Lawmaker questions USDA mad cow efforts

The U.S. Agriculture Department’s blunder in failing to test a condemned Texas cow for mad cow disease may reflect wider problems in the government’s surveillance program, a Democratic lawmaker said on Thursday.

The USDA last week acknowledged it erred in failing to test a 12-year-old cow for the brain-wasting disease when the animal arrived at a Texas slaughterhouse exhibiting a possible central nervous system disorder.

A USDA supervisor in Austin, Texas refused to test the animal despite requests from federal animal health inspectors, said California Rep. Henry Waxman.

“This sequence of events is troubling, and it raises the question of whether this is an isolated incident,” Waxman said in a letter to Agriculture Secretary Ann Veneman.

Under USDA standards, all animals suspected of a central nervous system problem must be tested for mad cow disease as a precaution.

The USDA is expected this week to wrap up its investigation into the Texas cow incident.

Waxman questioned the effectiveness of USDA’s surveillance program, saying the department apparently does not track how many condemned cows are actually tested for the disease.

The USDA condemns about 250 cows each year because of signs of central nervous system damage, Waxman said.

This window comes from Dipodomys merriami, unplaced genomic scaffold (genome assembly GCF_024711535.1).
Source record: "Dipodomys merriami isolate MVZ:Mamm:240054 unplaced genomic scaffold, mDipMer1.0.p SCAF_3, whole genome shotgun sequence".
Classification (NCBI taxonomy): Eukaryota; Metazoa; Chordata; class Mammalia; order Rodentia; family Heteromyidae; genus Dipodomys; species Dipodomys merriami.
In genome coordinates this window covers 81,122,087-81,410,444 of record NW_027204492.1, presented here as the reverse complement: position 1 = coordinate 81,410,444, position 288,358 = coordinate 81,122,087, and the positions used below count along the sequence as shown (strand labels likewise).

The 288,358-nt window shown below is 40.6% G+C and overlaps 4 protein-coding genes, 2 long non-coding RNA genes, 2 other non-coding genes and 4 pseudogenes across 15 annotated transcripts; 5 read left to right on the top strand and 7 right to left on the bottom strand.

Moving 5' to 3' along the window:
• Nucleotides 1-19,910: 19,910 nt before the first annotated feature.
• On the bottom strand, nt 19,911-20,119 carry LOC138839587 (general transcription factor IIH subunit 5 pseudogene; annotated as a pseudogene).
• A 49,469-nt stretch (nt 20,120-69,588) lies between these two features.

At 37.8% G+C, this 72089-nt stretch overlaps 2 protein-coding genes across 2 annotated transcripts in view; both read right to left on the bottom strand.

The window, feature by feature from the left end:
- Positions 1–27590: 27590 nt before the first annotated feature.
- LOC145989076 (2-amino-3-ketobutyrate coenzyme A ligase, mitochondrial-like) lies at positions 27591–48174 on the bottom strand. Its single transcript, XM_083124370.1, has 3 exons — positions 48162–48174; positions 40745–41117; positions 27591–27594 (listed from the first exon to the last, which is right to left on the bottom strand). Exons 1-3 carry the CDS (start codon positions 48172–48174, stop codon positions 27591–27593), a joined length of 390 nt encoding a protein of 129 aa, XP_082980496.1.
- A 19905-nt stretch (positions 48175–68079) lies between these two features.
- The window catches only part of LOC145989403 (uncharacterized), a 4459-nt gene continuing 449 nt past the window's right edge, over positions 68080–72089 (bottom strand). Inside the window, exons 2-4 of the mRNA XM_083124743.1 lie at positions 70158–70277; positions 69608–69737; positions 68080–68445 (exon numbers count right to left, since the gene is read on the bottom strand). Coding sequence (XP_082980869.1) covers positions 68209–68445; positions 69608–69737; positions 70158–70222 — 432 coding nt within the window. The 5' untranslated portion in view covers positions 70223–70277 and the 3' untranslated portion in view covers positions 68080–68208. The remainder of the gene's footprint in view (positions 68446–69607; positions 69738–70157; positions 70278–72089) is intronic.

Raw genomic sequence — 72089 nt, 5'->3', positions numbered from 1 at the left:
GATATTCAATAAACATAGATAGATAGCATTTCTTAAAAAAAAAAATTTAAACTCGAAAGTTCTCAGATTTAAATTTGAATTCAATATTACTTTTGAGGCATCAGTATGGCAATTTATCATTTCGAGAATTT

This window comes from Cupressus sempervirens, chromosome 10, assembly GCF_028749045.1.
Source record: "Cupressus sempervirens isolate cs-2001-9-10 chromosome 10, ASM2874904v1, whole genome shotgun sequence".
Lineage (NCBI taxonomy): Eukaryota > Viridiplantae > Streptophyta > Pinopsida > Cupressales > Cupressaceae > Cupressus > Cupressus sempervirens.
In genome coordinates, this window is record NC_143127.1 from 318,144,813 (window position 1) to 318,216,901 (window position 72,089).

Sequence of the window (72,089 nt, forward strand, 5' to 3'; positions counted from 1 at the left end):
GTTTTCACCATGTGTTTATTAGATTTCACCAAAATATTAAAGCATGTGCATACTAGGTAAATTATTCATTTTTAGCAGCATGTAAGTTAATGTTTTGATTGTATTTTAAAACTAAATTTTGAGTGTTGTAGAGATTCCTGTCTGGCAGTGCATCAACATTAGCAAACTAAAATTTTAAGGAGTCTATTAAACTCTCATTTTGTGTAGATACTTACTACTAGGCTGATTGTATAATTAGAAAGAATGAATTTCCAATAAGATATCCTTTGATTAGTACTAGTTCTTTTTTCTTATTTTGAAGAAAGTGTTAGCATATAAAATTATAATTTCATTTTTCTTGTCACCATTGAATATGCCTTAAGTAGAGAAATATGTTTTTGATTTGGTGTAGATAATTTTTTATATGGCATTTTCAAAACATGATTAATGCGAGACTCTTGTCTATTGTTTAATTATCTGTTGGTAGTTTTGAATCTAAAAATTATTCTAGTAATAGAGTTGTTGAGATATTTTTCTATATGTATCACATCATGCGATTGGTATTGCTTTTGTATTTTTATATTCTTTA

“We look forward to having the opportunity to review and respond to the Congressman’s letter,” USDA spokesman Ed Loyd said.

The USDA is trying to put into place by June 1 a system that would test nearly all suspicious cattle, more than 200,000 during an 18-month period, for mad cow disease.

However, that level of testing is not enough to satisfy Japan, which has refused to resume U.S. beef shipments unless the United States tests all cattle bound for the Japanese market. Last year, Japan was the biggest buyer of American beef, with $1.4 billion in purchases.

American and Japanese officials will meet Tuesday in Tokyo to discuss the trade ban.

“We’re trying to set a precedent here to guide trade with Korea and with Mexico and with every other country of the world,” said U.S. Agriculture Undersecretary J.B. Penn. “We think we’ve got a process in motion that’s got an endpoint to it.”

With more cases of mad cow disease likely to emerge around the world, countries need to follow scientific guidelines set by an international animal health group known as the OIE, Penn said. “A lot of countries aren’t following the guidelines,” he added.

Provided by ArmMed Media
Revision date: July 7, 2011
Last revised: by David A. Scott, M.D.